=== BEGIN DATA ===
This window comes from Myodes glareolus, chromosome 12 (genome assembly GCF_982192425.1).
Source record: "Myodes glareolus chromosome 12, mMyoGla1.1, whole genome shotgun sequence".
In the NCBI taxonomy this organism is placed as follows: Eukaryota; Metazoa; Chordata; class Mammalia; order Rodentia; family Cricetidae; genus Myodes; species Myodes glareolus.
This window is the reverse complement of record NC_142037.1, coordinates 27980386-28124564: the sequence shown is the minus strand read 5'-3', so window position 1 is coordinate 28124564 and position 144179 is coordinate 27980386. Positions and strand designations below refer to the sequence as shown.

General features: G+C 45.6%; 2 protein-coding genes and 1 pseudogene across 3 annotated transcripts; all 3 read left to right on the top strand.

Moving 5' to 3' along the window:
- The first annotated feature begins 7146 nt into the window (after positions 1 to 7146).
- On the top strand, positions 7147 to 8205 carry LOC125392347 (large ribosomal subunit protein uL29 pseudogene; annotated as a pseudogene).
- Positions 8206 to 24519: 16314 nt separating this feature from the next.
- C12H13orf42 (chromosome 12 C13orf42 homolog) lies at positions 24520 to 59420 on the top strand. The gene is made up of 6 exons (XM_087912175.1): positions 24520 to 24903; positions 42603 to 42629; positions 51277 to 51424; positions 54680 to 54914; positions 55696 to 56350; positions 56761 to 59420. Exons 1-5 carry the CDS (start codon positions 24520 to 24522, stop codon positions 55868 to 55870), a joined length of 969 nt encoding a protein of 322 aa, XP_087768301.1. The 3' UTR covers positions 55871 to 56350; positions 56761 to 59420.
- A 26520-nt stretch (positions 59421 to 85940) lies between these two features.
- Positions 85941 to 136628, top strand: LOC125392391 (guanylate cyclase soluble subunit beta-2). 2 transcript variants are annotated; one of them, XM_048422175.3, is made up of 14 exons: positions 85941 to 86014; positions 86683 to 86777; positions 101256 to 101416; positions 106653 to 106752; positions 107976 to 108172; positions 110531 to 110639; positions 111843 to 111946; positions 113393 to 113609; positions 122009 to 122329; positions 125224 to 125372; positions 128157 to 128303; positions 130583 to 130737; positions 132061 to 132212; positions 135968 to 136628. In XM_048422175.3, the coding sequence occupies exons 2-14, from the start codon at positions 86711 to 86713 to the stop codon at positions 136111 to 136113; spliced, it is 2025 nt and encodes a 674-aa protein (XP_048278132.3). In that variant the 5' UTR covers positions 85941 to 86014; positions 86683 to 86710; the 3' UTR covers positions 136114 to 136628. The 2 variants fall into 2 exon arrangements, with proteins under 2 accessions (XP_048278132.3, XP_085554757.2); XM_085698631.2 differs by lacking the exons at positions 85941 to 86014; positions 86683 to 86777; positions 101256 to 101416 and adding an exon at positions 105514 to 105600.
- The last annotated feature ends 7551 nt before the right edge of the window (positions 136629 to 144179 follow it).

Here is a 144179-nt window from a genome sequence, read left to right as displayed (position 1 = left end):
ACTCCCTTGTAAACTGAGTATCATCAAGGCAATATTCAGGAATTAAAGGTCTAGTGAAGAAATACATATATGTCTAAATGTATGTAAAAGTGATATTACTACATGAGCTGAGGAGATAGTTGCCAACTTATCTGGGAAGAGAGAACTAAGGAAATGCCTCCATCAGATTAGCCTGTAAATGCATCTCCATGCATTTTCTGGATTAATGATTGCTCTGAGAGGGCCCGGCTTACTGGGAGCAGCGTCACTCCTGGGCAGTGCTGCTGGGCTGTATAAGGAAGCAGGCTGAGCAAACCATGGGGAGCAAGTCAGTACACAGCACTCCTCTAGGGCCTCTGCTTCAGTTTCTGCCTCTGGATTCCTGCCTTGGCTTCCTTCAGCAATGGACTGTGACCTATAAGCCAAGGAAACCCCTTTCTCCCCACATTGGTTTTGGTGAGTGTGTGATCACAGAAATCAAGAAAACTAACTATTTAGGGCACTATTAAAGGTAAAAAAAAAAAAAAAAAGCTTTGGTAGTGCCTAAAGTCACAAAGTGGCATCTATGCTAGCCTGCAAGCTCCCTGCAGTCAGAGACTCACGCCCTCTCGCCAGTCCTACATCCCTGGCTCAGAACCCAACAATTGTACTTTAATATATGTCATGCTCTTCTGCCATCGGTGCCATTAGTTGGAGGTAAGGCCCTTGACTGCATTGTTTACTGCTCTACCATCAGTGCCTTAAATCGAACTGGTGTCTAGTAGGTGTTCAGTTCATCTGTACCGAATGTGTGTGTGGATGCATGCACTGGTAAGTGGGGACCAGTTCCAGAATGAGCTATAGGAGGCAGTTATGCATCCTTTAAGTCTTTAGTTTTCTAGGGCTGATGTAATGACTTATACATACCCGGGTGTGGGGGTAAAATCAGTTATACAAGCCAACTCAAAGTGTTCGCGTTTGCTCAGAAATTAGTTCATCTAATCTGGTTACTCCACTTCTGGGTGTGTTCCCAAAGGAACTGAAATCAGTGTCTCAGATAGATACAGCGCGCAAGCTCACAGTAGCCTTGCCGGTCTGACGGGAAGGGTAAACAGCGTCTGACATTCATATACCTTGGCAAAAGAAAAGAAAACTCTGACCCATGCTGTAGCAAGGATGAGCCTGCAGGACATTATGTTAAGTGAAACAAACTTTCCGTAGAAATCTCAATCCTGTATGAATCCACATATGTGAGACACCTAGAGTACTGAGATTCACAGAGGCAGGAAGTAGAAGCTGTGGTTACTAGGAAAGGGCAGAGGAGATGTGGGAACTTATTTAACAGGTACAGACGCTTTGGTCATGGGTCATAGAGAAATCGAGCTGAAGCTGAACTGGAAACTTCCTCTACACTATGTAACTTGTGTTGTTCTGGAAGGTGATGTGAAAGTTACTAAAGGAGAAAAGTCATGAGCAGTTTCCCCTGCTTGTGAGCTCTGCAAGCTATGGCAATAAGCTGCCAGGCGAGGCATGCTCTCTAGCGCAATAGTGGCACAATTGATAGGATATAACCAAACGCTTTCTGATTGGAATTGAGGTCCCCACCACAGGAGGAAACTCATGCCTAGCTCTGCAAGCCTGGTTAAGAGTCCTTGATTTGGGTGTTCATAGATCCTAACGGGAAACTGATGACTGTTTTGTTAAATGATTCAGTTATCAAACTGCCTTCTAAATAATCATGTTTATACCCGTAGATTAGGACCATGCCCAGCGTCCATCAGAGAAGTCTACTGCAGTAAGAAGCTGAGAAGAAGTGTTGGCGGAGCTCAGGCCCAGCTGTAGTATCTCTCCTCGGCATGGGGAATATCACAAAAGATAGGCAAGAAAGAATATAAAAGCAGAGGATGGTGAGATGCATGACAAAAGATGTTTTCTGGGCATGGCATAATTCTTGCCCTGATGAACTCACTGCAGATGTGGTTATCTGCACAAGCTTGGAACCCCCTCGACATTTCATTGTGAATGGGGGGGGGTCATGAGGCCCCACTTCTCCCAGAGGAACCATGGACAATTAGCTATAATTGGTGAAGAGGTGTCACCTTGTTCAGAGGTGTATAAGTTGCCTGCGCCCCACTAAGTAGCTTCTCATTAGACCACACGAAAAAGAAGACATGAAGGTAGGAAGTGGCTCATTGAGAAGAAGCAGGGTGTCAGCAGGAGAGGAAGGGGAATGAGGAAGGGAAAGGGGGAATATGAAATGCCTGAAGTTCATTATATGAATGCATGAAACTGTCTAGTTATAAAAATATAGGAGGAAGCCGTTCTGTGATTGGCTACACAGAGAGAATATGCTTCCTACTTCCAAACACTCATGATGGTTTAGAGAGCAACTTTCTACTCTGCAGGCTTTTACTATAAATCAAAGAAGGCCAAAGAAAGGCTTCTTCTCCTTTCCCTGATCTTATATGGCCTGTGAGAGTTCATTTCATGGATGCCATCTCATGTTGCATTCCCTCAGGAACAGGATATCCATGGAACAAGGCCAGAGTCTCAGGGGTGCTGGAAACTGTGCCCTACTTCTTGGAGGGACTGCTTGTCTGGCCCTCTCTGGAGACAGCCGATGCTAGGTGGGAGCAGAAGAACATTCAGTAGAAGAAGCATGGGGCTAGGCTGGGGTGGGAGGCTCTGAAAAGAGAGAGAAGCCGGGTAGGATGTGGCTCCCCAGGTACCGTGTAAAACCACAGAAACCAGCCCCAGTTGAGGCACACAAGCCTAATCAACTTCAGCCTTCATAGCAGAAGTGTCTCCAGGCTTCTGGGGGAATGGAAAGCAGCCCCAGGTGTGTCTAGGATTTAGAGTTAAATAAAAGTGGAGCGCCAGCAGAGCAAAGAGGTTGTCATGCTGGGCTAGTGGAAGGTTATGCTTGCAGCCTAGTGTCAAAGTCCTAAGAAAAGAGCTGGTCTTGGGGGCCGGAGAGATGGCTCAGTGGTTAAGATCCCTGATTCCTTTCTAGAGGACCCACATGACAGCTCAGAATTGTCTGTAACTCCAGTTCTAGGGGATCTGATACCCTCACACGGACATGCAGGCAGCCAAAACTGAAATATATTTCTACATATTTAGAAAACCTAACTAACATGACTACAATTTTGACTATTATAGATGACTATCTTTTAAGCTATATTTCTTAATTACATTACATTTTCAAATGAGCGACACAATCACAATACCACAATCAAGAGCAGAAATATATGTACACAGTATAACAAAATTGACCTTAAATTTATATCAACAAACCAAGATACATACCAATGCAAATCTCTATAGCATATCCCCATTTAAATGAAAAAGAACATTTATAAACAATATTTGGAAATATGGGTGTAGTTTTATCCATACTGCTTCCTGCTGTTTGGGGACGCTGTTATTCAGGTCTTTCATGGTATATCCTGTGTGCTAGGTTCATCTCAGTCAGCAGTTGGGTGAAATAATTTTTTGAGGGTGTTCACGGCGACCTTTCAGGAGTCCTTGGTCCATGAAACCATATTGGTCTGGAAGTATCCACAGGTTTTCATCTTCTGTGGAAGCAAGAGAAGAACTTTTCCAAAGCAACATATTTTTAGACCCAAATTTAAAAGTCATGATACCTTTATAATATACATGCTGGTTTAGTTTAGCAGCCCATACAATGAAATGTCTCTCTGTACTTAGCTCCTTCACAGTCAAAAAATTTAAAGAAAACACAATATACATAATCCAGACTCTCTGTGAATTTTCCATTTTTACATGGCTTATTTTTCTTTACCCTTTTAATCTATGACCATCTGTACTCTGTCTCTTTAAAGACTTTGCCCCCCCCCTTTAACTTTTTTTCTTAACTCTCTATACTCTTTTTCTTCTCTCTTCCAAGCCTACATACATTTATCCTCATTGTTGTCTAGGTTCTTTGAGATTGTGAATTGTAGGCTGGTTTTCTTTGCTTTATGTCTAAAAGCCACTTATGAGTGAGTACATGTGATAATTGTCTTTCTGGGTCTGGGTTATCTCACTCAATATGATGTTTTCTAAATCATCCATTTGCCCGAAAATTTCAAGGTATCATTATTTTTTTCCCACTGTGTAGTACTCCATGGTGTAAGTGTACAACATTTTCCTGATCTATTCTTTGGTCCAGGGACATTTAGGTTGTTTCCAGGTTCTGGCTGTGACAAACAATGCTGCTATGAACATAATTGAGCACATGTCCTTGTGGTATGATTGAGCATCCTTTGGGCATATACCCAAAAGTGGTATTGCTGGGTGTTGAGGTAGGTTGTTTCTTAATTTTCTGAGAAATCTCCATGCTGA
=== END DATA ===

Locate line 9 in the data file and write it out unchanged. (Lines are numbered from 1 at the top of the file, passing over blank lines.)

- Positions 8206 to 24519: 16314 nt separating this feature from the next.